Michael Gove: Silence may be golden, but so was Pinter's right to speak out

TWO hundred and fifty years old it may be, but as definitions of liberalism go, Voltaire's is unimprovable. Hating what someone else says, but defending to the death their right to say it, is a moral duty for any of us who take freedom seriously.

But it's not a duty many find easy to fulfil. When free speech most needs defending a surprising number declare themselves non-combatants. When Salman Rushdie faced a fatwa, various establishment figures, including Roy Hattersley, said his paperback should not be published.

When a Danish newspaper ignited a firestorm of protest across the Middle East for publishing cartoons which some considered sacrilegious it found precious few defenders, with British ministers apologising for the offence another country's press had caused. In both those circumstances the activists seeking to close down free speech actually threatened their opponents with death. Yet, far from acting as a stimulus to heighten liberal instincts, the threats operated more like a moral X-ray – revealing Britain's lack of collective backbone.

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This Christmas has brought two melancholy reminders, from TV and from the theatre, of how difficult it can sometimes be, yet how vital it remains, to defend free speech at all costs.

The first was Channel Four's decision to ask the President of Iran, Mahmoud Ahmadinejad to deliver its "alternative" Christmas message. Now is not the time to reflect on why Channel Four gave a free platform to a man who has pledged to wipe Israel off the map, who held a conference on how to achieve a "World without Zionism" and who is an active Holocaust denier. All it's necessary to say is that while Mahmoud Ahmadinejad's views are disgusting, as repellent as any Nazi's, one of the many differences between Britain and the Iran of the mullahs is that we do not jail, torture and kill people who broadcast views with which we disagree.

Though you might not have thought that sometimes listening to Harold Pinter.

For much of the last 20 years of his life Harold Pinter devoted his undoubted genius to attempting to prove a demonstrable nonsense. In his political drama, his verse and his polemical journalism, Pinter advanced the view that the West in general, and America in particular, was an odious tyranny whose only answer to dissent was to blow it to smithereens. He deliberately chose to make the most provocative comparisons possible between America and the vilest regimes in history, implying that, if anything, that America was worse, arguing that "Nazi Germany wanted total domination of Europe and they nearly did it. The US wants total domination of the world and they are about to consolidate that."

For a dramatist of very rare gifts, Pinter was sometimes incapable of appreciating irony. In Nazi Germany he would have been a tragic statistic in the Holocaust's bleak arithmetic of evil. In the world which he feared America was dominating he was himself a global presence, feted internationally, his plays continuously in production in countless nations, his political interventions respectfully recorded and keenly debated. The ability of Pinter to make his arguments against Bush and Blair, the US and Britain, in terms of rare and pungent violence, while he was acclaimed the English language's greatest living playwright in both nations was the most powerful rebuttal of his own politics possible. Pinter's politics were ridiculous. Indeed, sometimes, as when he joined the committee to defend Slobodan Milosevic, they were perilously close to dangerous folly. Talk about the comedy of menace.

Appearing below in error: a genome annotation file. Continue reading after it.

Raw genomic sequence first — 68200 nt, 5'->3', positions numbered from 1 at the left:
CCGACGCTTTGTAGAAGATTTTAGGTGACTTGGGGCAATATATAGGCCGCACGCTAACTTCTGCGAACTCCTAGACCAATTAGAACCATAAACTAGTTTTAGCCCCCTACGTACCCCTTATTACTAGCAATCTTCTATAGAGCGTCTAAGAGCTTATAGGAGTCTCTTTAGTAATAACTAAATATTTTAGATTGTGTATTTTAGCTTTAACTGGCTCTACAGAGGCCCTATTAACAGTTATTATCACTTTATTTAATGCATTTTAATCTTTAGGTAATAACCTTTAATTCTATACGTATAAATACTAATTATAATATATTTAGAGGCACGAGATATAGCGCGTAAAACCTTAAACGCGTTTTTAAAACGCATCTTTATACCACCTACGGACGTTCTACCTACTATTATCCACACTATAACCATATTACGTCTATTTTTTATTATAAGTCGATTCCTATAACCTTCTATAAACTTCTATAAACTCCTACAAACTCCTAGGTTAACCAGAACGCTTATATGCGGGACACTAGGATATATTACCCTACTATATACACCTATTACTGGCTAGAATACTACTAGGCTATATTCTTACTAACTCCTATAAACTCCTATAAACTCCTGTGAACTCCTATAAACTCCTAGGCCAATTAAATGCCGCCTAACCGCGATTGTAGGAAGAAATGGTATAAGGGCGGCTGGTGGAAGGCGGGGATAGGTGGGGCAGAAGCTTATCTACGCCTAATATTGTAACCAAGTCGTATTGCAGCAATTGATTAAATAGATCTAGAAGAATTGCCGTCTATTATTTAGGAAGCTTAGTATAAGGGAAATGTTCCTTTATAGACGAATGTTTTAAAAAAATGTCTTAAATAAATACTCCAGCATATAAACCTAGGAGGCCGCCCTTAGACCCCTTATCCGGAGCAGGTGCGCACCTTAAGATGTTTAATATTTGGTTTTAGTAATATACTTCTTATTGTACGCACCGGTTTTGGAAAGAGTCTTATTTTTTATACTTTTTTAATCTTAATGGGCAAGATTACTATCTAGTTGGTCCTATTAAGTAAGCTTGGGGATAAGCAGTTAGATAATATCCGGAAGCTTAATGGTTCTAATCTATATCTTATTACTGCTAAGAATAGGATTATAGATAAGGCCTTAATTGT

But Pinter without his politics would have been an oyster without grit. It was his own, very personal, ache at the absence of fairness in our lives, his sense of the world as a bleak, competitive, socially Darwinian environment in which justice was absent, his capacity to wrest the darkest humour out of power-plays and pretensions, which produced his hours and hours of utterly brilliant writing. His anger, with its undoubted political roots, generated writing about the human condition which transcended politics and captured eternal truths. And even when his writing was explicitly political it had a force, a vigour, a freshness and utter absence of cliche which made one admire even as one shook one's head in bewildered disagreement. One hated what he was saying but one would defend to the death not just his right to say what he was saying but anyone's writing which was even half as good. That is why his death this week is such a tragedy.

If Pinter's career teaches us anything it is the principle we should already have learnt from Wagner or Brecht. Never let a judgment about an artist's politics get in the way of acknowledging their genius. If only that were a lesson our cultural establishment were capable of learning.

The ultimate paradox of Pinter's political agitation is that his views – anti-American, anti-capitalist and so on – far from being bravely dissident are now the new artistic orthodoxy. From the National Theatre's house bard David Hare to Turner Prize winner Brian Wallinger, the cultural champions of our time tick most of the boxes on the think-a-like-a-Pinter form.

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It is other voices, and this is even more true in the Scottish cultural landscape, which now struggle to be heard. Conformity with the assumptions of a broad left consensus appears to be a precondition for securing an artistic hearing. Cultural conservatism has been driven to the margins. If you doubt me, then let me ask just one question: When was the last time a new right-wing play was commissioned to appear on a Scottish stage? If it's a question to which your only answer is silence, then remember, as Pinter knew, silence can be the most eloquent sound of all.

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